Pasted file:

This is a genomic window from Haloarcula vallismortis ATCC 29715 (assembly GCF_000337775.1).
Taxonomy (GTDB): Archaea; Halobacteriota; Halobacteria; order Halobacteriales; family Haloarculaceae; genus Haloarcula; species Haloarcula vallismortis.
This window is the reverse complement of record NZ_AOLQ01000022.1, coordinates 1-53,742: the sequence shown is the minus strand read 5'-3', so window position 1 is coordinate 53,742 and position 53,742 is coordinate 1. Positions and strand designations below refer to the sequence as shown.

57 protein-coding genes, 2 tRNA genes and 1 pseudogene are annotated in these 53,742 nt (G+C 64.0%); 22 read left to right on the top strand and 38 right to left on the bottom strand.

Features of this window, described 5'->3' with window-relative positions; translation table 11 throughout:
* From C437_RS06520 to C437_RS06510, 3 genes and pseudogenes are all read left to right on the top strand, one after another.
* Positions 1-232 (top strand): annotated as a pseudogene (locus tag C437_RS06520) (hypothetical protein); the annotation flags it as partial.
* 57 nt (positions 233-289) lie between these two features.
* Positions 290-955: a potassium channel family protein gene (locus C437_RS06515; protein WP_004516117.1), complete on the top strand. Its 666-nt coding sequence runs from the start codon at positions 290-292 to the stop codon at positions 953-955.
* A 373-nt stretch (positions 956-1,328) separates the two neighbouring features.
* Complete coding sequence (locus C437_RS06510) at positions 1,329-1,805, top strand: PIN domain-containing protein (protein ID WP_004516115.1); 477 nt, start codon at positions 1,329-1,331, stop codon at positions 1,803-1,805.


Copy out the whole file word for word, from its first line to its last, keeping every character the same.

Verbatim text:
This is a genomic window from Haloarcula vallismortis ATCC 29715 (assembly GCF_000337775.1).
Taxonomy (GTDB): Archaea; Halobacteriota; Halobacteria; order Halobacteriales; family Haloarculaceae; genus Haloarcula; species Haloarcula vallismortis.
This window is the reverse complement of record NZ_AOLQ01000022.1, coordinates 1-53,742: the sequence shown is the minus strand read 5'-3', so window position 1 is coordinate 53,742 and position 53,742 is coordinate 1. Positions and strand designations below refer to the sequence as shown.

57 protein-coding genes, 2 tRNA genes and 1 pseudogene are annotated in these 53,742 nt (G+C 64.0%); 22 read left to right on the top strand and 38 right to left on the bottom strand.

Features of this window, described 5'->3' with window-relative positions; translation table 11 throughout:
* From C437_RS06520 to C437_RS06510, 3 genes and pseudogenes are all read left to right on the top strand, one after another.
* Positions 1-232 (top strand): annotated as a pseudogene (locus tag C437_RS06520) (hypothetical protein); the annotation flags it as partial.
* 57 nt (positions 233-289) lie between these two features.
* Positions 290-955: a potassium channel family protein gene (locus C437_RS06515; protein WP_004516117.1), complete on the top strand. Its 666-nt coding sequence runs from the start codon at positions 290-292 to the stop codon at positions 953-955.
* A 373-nt stretch (positions 956-1,328) separates the two neighbouring features.
* Complete coding sequence (locus C437_RS06510) at positions 1,329-1,805, top strand: PIN domain-containing protein (protein ID WP_004516115.1); 477 nt, start codon at positions 1,329-1,331, stop codon at positions 1,803-1,805.